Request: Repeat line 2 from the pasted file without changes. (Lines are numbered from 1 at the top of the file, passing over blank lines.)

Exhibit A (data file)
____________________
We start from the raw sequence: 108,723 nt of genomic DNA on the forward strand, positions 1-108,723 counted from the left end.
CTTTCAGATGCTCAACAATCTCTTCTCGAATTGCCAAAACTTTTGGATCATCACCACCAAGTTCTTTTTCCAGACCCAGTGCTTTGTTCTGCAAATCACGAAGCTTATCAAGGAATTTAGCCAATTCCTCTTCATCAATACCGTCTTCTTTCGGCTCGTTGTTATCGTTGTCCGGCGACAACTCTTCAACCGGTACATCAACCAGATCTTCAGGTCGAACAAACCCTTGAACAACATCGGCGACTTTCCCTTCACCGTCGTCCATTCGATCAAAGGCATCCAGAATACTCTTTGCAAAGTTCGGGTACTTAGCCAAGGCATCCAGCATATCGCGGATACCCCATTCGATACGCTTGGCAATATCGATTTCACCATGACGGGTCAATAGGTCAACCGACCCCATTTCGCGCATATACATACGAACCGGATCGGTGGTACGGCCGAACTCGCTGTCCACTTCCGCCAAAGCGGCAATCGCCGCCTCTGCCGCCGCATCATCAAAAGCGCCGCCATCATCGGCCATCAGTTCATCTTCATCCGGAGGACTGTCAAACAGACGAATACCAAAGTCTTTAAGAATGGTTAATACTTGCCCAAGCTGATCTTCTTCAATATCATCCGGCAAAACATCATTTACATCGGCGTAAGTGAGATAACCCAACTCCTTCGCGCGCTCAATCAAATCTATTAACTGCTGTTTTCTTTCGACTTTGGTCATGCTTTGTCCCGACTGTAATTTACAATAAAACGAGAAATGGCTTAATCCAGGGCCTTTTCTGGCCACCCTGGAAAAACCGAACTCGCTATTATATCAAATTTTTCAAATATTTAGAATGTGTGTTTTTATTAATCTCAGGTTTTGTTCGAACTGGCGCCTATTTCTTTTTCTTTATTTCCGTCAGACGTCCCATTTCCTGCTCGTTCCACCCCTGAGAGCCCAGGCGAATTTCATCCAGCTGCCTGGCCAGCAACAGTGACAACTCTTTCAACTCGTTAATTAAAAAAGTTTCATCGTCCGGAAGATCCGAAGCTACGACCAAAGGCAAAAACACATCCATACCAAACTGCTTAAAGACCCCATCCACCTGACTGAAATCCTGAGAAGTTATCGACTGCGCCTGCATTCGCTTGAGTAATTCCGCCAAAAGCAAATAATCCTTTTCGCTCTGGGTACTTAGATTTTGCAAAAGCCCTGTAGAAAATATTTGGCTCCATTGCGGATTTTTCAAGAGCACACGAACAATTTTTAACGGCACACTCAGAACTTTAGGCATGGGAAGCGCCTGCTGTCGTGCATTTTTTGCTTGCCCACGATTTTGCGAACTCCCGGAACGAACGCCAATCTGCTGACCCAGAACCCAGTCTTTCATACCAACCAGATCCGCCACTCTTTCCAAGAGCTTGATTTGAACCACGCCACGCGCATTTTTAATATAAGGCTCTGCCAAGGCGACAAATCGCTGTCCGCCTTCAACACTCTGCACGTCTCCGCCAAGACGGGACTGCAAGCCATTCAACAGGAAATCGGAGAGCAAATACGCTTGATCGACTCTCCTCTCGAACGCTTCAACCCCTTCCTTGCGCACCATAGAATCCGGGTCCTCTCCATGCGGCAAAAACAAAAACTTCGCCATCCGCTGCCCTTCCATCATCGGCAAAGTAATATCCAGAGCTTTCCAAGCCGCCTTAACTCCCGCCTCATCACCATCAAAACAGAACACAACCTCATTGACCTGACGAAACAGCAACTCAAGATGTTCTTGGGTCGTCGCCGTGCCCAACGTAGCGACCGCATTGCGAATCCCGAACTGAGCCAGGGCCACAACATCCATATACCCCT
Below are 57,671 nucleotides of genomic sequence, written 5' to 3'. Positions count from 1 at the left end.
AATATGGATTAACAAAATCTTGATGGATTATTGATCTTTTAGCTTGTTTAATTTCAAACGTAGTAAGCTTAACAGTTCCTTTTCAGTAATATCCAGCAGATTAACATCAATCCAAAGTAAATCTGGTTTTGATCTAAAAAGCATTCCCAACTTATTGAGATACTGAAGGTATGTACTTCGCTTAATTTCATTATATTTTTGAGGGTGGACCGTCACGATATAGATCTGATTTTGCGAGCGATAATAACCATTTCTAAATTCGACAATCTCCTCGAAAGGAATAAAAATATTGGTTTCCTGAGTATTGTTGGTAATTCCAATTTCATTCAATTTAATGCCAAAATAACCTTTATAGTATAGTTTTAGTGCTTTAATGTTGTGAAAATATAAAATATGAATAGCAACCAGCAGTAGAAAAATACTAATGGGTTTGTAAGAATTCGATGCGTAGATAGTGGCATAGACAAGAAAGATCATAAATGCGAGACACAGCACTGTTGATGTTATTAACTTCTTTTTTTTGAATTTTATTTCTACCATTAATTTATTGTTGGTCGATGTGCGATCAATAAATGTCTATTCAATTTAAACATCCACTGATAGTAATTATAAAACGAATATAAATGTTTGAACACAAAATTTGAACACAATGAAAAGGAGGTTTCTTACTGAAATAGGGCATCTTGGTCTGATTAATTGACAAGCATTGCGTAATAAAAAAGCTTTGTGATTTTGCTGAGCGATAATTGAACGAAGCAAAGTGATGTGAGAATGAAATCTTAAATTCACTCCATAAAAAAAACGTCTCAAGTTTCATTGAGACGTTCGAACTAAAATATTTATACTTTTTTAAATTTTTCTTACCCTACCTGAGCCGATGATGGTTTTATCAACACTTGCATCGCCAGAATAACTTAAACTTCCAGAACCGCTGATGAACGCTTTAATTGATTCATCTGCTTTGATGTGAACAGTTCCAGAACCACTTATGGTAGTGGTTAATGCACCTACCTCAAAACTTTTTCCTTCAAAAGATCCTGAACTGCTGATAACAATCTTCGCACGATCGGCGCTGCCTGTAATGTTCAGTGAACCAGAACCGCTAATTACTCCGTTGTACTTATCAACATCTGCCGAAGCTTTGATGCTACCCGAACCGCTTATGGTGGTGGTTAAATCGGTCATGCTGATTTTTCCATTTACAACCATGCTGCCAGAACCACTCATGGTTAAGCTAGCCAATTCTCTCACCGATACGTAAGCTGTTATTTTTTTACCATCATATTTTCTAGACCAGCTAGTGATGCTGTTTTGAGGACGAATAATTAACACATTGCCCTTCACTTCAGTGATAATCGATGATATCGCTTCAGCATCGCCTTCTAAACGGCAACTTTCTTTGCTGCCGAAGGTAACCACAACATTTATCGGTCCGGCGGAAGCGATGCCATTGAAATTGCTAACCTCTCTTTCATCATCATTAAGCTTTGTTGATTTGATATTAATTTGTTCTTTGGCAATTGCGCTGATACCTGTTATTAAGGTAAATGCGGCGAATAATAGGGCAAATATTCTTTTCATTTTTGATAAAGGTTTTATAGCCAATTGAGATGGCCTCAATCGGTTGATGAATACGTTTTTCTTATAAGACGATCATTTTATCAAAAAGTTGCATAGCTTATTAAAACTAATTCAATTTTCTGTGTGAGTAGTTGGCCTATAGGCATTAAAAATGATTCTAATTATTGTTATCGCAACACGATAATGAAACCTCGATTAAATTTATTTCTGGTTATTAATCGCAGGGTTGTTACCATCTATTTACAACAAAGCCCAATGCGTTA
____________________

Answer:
CTTTCAGATGCTCAACAATCTCTTCTCGAATTGCCAAAACTTTTGGATCATCACCACCAAGTTCTTTTTCCAGACCCAGTGCTTTGTTCTGCAAATCACGAAGCTTATCAAGGAATTTAGCCAATTCCTCTTCATCAATACCGTCTTCTTTCGGCTCGTTGTTATCGTTGTCCGGCGACAACTCTTCAACCGGTACATCAACCAGATCTTCAGGTCGAACAAACCCTTGAACAACATCGGCGACTTTCCCTTCACCGTCGTCCATTCGATCAAAGGCATCCAGAATACTCTTTGCAAAGTTCGGGTACTTAGCCAAGGCATCCAGCATATCGCGGATACCCCATTCGATACGCTTGGCAATATCGATTTCACCATGACGGGTCAATAGGTCAACCGACCCCATTTCGCGCATATACATACGAACCGGATCGGTGGTACGGCCGAACTCGCTGTCCACTTCCGCCAAAGCGGCAATCGCCGCCTCTGCCGCCGCATCATCAAAAGCGCCGCCATCATCGGCCATCAGTTCATCTTCATCCGGAGGACTGTCAAACAGACGAATACCAAAGTCTTTAAGAATGGTTAATACTTGCCCAAGCTGATCTTCTTCAATATCATCCGGCAAAACATCATTTACATCGGCGTAAGTGAGATAACCCAACTCCTTCGCGCGCTCAATCAAATCTATTAACTGCTGTTTTCTTTCGACTTTGGTCATGCTTTGTCCCGACTGTAATTTACAATAAAACGAGAAATGGCTTAATCCAGGGCCTTTTCTGGCCACCCTGGAAAAACCGAACTCGCTATTATATCAAATTTTTCAAATATTTAGAATGTGTGTTTTTATTAATCTCAGGTTTTGTTCGAACTGGCGCCTATTTCTTTTTCTTTATTTCCGTCAGACGTCCCATTTCCTGCTCGTTCCACCCCTGAGAGCCCAGGCGAATTTCATCCAGCTGCCTGGCCAGCAACAGTGACAACTCTTTCAACTCGTTAATTAAAAAAGTTTCATCGTCCGGAAGATCCGAAGCTACGACCAAAGGCAAAAACACATCCATACCAAACTGCTTAAAGACCCCATCCACCTGACTGAAATCCTGAGAAGTTATCGACTGCGCCTGCATTCGCTTGAGTAATTCCGCCAAAAGCAAATAATCCTTTTCGCTCTGGGTACTTAGATTTTGCAAAAGCCCTGTAGAAAATATTTGGCTCCATTGCGGATTTTTCAAGAGCACACGAACAATTTTTAACGGCACACTCAGAACTTTAGGCATGGGAAGCGCCTGCTGTCGTGCATTTTTTGCTTGCCCACGATTTTGCGAACTCCCGGAACGAACGCCAATCTGCTGACCCAGAACCCAGTCTTTCATACCAACCAGATCCGCCACTCTTTCCAAGAGCTTGATTTGAACCACGCCACGCGCATTTTTAATATAAGGCTCTGCCAAGGCGACAAATCGCTGTCCGCCTTCAACACTCTGCACGTCTCCGCCAAGACGGGACTGCAAGCCATTCAACAGGAAATCGGAGAGCAAATACGCTTGATCGACTCTCCTCTCGAACGCTTCAACCCCTTCCTTGCGCACCATAGAATCCGGGTCCTCTCCATGCGGCAAAAACAAAAACTTCGCCATCCGCTGCCCTTCCATCATCGGCAAAGTAATATCCAGAGCTTTCCAAGCCGCCTTAACTCCCGCCTCATCACCATCAAAACAGAACACAACCTCATTGACCTGACGAAACAGCAACTCAAGATGTTCTTGGGTCGTCGCCGTGCCCAACGTAGCGACCGCATTGCGAATCCCGAACTGAGCCAGGGCCACAACATCCATATACCCCT